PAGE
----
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Sounds simple, huh. Lot's of answers i found but all use jQuery or ProtoType. I want plain JavaScript. It shouldn't be that hard, but JavaScript is not my thing; no central documentation means searching for ages and not finding what i want.

Consider the following HTML code snippet:

<div class="central_0"> .. </div>
<div class="central_1"> .. </div>
<div class="central_2"> .. </div>

Now I want to use JavaScript to do things with those DIVs.

function processDivElements()
{
 // search for relevant DIV classes
 var divArray = document.getElementsByClass.regex('/^central_.*$/');

 // do stuff with the DIV elements found
 foreach (divArray as divElement)
 {
   divElement.style.background = '#f00';
 };
}

Can anyone help me translate this to proper plain JavaScript? I use classes, not IDs. I prefer using a regular expression.

share|improve this question
    
Is this something you're just doing for fun? Unless this is a fun learning experience, I'd strongly suggest using jQuery for this if it's in any way related to real-world work. –  Adam Rackis Dec 8 '12 at 6:54
    
To be fair, some people don't want/need to load an entire library for one function. –  Zeb Rawnsley Dec 8 '12 at 6:56
    
Although is true that there aren't many "official" JS materials, you can get started pretty quickly at the MDN: developer.mozilla.org/en-US/docs/JavaScript. It has great JS documentation. –  elclanrs Dec 8 '12 at 6:57
    
@Zeb - it's just a matter of how much his time is worth, and how much the 32K or so jQuery uses is worth. My money's on the developer's time being the more valuable quantity there. –  Adam Rackis Dec 8 '12 at 6:59
1  
@SReject: The whole point of a CDN is to leverage browser caching. You're encouraged to load jQuery and other libraries from a CDN to save bandwidth. –  Blender Dec 8 '12 at 7:10

3 Answers 3

up vote 5 down vote accepted

The jQuery solution is really nice:

var $divs = $('div[class^="central_"]');

If you only want to support newer browsers, you can use document.querySelectorAll() to do essentially the same thing:

var divs = document.querySelectorAll('div[class^="central_"]');

If you want to support older browsers, the code gets horrible:

var all_divs = document.getElementsByTagName('div');
var divs = [];

for (var i = 0; i < all_divs.length; i++) {
    var div = all_divs[i];

    if (div.className.match(/^central_\d+$/) {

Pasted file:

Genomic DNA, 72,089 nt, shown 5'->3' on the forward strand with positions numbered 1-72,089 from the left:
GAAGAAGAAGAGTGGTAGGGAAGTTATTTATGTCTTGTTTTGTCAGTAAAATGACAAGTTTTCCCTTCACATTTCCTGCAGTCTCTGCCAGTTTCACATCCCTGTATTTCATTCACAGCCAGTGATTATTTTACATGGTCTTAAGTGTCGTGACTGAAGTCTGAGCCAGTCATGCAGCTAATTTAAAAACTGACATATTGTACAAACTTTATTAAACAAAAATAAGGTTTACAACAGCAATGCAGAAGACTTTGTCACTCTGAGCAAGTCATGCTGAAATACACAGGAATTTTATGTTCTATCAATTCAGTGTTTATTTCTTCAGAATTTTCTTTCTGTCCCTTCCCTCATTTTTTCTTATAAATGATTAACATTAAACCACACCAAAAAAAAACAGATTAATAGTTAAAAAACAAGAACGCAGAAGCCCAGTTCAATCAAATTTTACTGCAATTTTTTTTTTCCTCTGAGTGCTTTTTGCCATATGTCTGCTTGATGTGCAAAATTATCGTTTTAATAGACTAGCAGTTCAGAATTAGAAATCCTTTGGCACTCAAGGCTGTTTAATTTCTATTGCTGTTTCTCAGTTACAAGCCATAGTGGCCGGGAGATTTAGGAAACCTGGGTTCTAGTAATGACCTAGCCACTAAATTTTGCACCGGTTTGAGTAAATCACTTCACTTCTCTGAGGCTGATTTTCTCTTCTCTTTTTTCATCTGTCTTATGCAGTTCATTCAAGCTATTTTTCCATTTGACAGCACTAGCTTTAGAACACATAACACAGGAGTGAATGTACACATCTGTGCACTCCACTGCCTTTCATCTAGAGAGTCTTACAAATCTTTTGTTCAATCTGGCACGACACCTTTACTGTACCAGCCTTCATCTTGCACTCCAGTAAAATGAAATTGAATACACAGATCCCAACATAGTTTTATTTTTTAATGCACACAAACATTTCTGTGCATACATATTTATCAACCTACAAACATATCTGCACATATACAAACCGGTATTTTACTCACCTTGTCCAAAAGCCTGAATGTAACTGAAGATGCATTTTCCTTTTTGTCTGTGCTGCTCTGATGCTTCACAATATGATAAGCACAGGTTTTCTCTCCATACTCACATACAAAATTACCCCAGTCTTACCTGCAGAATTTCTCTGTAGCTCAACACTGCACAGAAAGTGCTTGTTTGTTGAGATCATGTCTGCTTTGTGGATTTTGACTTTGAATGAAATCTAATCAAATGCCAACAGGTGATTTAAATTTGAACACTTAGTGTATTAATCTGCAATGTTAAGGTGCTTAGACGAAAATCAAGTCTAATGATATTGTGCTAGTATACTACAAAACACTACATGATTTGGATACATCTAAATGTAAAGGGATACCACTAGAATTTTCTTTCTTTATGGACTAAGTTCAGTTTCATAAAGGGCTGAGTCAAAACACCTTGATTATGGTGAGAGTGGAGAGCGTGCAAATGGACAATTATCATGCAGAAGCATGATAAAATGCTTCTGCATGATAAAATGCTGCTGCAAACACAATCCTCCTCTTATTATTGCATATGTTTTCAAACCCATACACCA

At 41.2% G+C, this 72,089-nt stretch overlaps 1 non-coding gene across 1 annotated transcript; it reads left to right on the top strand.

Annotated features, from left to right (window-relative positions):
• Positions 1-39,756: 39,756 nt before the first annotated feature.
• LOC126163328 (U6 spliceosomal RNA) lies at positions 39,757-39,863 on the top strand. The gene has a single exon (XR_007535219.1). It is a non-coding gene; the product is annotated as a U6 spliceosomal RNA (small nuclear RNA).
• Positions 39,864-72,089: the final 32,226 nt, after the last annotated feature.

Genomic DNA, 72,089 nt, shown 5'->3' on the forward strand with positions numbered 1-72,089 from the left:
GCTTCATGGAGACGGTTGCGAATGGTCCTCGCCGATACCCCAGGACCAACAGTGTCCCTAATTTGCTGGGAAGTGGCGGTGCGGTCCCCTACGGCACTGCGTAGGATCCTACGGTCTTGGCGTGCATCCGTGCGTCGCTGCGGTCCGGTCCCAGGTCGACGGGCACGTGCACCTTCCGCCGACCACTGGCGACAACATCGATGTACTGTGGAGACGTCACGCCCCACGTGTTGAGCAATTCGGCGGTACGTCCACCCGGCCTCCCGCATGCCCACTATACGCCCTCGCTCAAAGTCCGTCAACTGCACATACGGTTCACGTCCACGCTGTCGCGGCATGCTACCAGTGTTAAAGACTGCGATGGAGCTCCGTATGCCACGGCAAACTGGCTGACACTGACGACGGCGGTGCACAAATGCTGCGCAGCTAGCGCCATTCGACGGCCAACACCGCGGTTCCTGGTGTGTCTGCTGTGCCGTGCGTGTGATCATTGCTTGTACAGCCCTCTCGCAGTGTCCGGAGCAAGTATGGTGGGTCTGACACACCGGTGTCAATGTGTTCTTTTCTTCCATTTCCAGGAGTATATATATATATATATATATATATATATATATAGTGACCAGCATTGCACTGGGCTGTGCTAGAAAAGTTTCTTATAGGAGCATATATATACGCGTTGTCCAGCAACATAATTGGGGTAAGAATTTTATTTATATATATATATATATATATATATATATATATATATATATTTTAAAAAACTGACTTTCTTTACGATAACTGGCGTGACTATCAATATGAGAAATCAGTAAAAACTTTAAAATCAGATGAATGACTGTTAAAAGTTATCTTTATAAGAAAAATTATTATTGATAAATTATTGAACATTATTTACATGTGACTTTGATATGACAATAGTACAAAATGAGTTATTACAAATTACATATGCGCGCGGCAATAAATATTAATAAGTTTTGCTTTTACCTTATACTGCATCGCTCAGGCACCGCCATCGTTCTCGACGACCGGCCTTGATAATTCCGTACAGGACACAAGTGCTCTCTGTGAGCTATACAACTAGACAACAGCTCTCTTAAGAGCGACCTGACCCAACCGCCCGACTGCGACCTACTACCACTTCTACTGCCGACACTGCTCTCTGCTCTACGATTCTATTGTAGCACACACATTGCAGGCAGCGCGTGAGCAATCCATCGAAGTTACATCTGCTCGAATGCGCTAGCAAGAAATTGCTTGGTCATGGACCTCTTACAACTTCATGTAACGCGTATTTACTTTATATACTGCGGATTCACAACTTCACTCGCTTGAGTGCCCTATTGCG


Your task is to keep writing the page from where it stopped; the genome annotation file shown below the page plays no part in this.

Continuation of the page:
divs.push(div);
    }
}

Also:

I use classes, not IDs. I prefer using a regular expression.

Your classes are unique and are really functioning like IDs, which isn't really the intended use of classes. Structure your HTML like this instead:

<div id="central_0" class="central">...</div>
<div id="central_1" class="central">...</div>
<div id="central_2" class="central">...</div>

Now, the JavaScript becomes simpler:

var $divs = $('.central');                               // jQuery
var divs =  document.querySelectorAll('.central');       // Newer browsers
var divs =  document.getElementsByClassName('central');  // Older browsers
share|improve this answer
    
+1 for multiple ways of answering. –  ryan Dec 8 '12 at 7:10
    
afaik jQ actually calls document.querySelectorAll if the browser supports it –  TwiNight Dec 8 '12 at 7:15
    
@TwiNight: Yep. querySelectorAll is faster than traversing the DOM using JavaScript. –  Blender Dec 8 '12 at 7:16
    
Thank you for your answer sir! However, i have several reasons for NOT wanting to use external libraries like jQuery. I would prefer the 'horrible' Javascript solution over a library solution any day. Also, your suggestion of using IDs rather than classes is understandable. However, please be aware that my question is extremely simplified. The DIVs in question already have an ID used for different purpose, and as far as i know only ONE ID is allowed. That is why i must use classes instead. I will report back on whether your traditional solution works for me. Thank you again! –  user1887306 Dec 8 '12 at 10:05
    
I know it's 10hrs old, but you could use the name attribute inplace of id's. and use .getElementsByName("nameAttribute") –  SReject Dec 8 '12 at 20:22

There is no way to get the matched elements by regex directly, the only thing you could do is to get all the elements by something (like: TagName, Name, etc..) and then filter the elements by regex.

With your html sample, you could only get all the element by TagName, and use regex to check the className by regex.

share|improve this answer

As the others have mentioned you can't directly support a regex select on the getElementsByClassName method call.

But I will point out these other issues with your code, since you are new to javascript.

Using classes is fine, but your making more work for yourself by writing up your html like that.

Instead of the central_0....central_2 if they are all basically operating on the same css rules, you should write them like this central zero....central two then your central class can have identical rules, while you can assign any differences to the # classes. This way your also adhering to the DRY principle.

Also you should really consider sticking to the best practices for the language. If your not assigning css rules to your elements with those classes then you should be using id's, plus it makes your life much easier.

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